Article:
Profile: Jessica Norris

Profile: MSU's Title IX coordinator uses civil rights law to combat sexual violence and misconduct

Jessica Norris is committed to ensuring that MSU is a safe and inclusive place for every student. She believes civil rights laws – specifically Title IX of the federal Education Amendments of 1972 – provide a powerful tool for advancing that goal.

Title IX may be best known as the law that requires schools and colleges to provide equal opportunity for women and men in athletics. But it goes further than that, prohibiting discrimination on the basis of sex in any program offered by an educational institution receiving federal funds. Sexual harassment and sexual violence are considered discrimination under Title IX.

Since joining MSU in December 2015 as coordinator for Title IX and the Americans with Disabilities Act, Norris has systematically strengthened and expanded the university’s compliance with Title IX. She has enhanced training programs for MSU’s 65,000 students, faculty and staff on their rights and responsibilities under Title IX, upgraded policies and procedures, and streamlined the investigation and adjudication process for reported incidents. Under her leadership, the number of Title IX investigators at MSU has tripled from three to nine.

For Norris, better communication and collaboration among the many campus programs and offices that focus on the problem have been a top priority.

“This isn’t the work of one office,” she said. “This is the work of a community. As a community and as a society, it takes all of us sharing our ideas and talking about the issue to develop creative solutions and innovative ways to tackle this problem.”

In her first 18 months at MSU, Norris spearheaded the launch of these new programs:

  • A student leadership institute, “Engaging and Empowering Men to Combat Sexual Violence,” which trained 30 influential student leaders to engage other men as allies.
  • A bystander training program funded by a grant from the state of Michigan aimed at bartenders and cab drivers in the East Lansing community.
  • A campus-wide awareness campaign, “It’s On Us,” modeled after a campaign introduced by the Obama administration to address the epidemic of sexual assault on college campuses.
  • A new Title IX website that consolidates information about campus programs related to sexual misconduct, serving as a one-stop resource for survivors, mandated reporters, volunteers, and others seeking additional information.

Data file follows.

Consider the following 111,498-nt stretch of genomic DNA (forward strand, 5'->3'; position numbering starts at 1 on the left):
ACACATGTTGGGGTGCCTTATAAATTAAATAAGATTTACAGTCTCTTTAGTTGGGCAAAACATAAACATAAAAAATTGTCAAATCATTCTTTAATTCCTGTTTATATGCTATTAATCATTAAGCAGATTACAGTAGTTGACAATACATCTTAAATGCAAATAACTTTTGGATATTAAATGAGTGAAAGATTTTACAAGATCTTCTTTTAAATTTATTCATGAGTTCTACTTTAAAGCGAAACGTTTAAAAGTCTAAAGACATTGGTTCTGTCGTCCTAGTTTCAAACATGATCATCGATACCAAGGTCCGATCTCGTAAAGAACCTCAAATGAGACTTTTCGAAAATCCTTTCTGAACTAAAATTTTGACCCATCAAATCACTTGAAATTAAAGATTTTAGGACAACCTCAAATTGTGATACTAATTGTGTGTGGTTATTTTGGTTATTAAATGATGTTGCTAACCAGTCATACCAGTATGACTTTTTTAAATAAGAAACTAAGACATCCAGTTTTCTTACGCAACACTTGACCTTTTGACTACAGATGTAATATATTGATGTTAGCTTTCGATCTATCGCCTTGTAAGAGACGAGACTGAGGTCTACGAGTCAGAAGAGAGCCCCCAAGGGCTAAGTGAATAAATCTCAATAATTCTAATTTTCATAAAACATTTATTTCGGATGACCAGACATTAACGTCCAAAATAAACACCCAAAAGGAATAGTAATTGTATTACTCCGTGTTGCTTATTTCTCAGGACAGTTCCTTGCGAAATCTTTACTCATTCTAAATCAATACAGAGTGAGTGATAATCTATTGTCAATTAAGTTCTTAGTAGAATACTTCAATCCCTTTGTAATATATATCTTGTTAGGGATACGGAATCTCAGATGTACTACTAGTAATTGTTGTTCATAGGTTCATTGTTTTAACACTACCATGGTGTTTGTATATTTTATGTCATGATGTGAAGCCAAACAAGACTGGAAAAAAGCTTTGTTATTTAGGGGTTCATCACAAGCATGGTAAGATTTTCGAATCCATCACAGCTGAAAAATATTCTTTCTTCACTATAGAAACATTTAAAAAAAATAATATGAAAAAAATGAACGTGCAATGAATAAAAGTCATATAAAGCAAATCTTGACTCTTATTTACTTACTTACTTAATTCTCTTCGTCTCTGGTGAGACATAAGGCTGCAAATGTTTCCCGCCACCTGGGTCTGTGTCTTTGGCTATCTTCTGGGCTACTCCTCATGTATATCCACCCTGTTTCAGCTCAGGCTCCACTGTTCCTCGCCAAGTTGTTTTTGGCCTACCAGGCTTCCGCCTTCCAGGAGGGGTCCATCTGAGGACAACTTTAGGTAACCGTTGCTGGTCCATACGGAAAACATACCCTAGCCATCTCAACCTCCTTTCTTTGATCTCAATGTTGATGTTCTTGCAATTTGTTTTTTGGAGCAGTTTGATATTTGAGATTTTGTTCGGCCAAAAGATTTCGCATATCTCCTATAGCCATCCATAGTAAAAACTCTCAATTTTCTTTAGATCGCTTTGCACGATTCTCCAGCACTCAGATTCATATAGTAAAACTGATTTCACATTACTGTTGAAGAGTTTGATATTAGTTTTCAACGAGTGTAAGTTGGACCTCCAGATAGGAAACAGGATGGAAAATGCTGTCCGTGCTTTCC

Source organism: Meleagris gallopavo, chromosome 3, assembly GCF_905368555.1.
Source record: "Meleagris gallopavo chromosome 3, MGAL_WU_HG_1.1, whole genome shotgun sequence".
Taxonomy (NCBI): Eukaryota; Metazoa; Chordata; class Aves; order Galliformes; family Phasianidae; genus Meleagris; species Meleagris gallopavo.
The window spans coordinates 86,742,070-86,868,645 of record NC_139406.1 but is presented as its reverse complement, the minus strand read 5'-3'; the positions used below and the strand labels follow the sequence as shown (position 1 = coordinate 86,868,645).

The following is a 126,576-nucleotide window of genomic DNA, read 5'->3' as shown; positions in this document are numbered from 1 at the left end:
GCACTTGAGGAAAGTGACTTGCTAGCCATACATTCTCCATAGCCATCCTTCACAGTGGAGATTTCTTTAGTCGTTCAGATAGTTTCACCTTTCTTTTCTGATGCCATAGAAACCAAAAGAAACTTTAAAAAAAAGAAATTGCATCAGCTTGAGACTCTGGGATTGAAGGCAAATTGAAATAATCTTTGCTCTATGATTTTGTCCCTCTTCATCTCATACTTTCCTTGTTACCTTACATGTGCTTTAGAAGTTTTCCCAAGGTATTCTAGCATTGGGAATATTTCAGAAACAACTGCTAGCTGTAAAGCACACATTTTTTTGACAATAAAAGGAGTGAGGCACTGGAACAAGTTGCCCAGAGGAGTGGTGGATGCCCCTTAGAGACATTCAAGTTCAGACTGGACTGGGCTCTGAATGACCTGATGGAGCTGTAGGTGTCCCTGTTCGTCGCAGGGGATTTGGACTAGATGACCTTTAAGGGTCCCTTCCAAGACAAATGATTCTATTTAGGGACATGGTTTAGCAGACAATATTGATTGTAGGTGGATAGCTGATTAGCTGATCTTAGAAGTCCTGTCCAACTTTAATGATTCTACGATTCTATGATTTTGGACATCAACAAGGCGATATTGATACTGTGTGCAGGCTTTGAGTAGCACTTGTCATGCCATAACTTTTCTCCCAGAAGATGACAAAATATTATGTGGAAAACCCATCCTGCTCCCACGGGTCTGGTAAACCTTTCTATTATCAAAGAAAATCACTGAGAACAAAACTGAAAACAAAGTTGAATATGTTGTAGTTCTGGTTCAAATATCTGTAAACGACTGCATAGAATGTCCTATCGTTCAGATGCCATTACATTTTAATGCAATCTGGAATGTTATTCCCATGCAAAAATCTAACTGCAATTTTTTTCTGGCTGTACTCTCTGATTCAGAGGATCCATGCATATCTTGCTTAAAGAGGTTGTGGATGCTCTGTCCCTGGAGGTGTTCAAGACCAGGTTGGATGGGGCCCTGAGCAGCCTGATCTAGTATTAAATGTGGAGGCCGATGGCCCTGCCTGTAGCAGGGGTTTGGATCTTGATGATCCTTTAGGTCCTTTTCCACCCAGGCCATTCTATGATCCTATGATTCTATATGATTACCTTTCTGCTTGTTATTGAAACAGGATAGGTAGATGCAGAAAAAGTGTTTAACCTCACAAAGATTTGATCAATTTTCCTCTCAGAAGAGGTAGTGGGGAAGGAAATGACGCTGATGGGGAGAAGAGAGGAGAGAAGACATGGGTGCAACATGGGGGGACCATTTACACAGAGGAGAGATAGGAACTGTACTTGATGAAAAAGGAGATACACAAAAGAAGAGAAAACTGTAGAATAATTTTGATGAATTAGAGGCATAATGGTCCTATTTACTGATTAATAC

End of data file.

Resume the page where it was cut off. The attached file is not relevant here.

• Open forums, town halls and focus groups with campus stakeholders. Just this spring, Norris organized a dozen focus groups and spoke with community members at four forum/town hall events aimed at better understanding what is working and what else is needed in the effort to eradicate sexual misconduct and violence at MSU.

Among the next items on Norris’ agenda:

  • Continuing efforts to engage the campus community through identification of new and innovative channels to engage students, faculty and staff, such as through social media.
  • Launching a phase-two bystander training program through the MSU Sexual Assault and Relationship Violence program, with a new grant from the state of Michigan.
  • Increasing partnerships among researchers and service providers on campus to identify effective interventions and programs.
  • Connecting with area high schools to build education and awareness before students come to MSU.

Norris understands eliminating sexual violence from our society may take generations. But she is gratified at the progress that Title IX has spurred at colleges and universities in recent decades.

“Much as in the Civil Rights era, the higher education sector has the opportunity to lead the way in changing our society and our culture,” she said. “We have to continue driving forward, trying to be better tomorrow than we are today.

“That’s the path we’re on.”

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